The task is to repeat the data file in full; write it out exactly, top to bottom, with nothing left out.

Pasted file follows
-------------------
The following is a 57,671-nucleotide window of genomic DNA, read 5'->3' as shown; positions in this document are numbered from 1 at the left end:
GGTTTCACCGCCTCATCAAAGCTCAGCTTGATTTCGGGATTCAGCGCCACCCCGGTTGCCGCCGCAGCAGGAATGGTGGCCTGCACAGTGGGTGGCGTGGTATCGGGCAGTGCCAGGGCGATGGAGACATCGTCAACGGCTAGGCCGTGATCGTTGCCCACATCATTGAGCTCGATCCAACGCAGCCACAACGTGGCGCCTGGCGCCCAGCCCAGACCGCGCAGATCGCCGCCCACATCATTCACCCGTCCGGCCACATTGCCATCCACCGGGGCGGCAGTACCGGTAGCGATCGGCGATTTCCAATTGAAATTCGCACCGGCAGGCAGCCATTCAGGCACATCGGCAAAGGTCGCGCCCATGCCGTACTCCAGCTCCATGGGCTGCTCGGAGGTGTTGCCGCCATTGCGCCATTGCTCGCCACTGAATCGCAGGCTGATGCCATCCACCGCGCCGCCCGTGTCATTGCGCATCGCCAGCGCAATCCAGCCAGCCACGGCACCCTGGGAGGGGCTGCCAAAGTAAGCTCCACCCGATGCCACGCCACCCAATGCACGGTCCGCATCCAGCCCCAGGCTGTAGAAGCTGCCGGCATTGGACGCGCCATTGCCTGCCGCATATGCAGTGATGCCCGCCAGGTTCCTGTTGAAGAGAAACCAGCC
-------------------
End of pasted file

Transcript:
The following is a 57,671-nucleotide window of genomic DNA, read 5'->3' as shown; positions in this document are numbered from 1 at the left end:
GGTTTCACCGCCTCATCAAAGCTCAGCTTGATTTCGGGATTCAGCGCCACCCCGGTTGCCGCCGCAGCAGGAATGGTGGCCTGCACAGTGGGTGGCGTGGTATCGGGCAGTGCCAGGGCGATGGAGACATCGTCAACGGCTAGGCCGTGATCGTTGCCCACATCATTGAGCTCGATCCAACGCAGCCACAACGTGGCGCCTGGCGCCCAGCCCAGACCGCGCAGATCGCCGCCCACATCATTCACCCGTCCGGCCACATTGCCATCCACCGGGGCGGCAGTACCGGTAGCGATCGGCGATTTCCAATTGAAATTCGCACCGGCAGGCAGCCATTCAGGCACATCGGCAAAGGTCGCGCCCATGCCGTACTCCAGCTCCATGGGCTGCTCGGAGGTGTTGCCGCCATTGCGCCATTGCTCGCCACTGAATCGCAGGCTGATGCCATCCACCGCGCCGCCCGTGTCATTGCGCATCGCCAGCGCAATCCAGCCAGCCACGGCACCCTGGGAGGGGCTGCCAAAGTAAGCTCCACCCGATGCCACGCCACCCAATGCACGGTCCGCATCCAGCCCCAGGCTGTAGAAGCTGCCGGCATTGGACGCGCCATTGCCTGCCGCATATGCAGTGATGCCCGCCAGGTTCCTGTTGAAGAGAAACCAGCC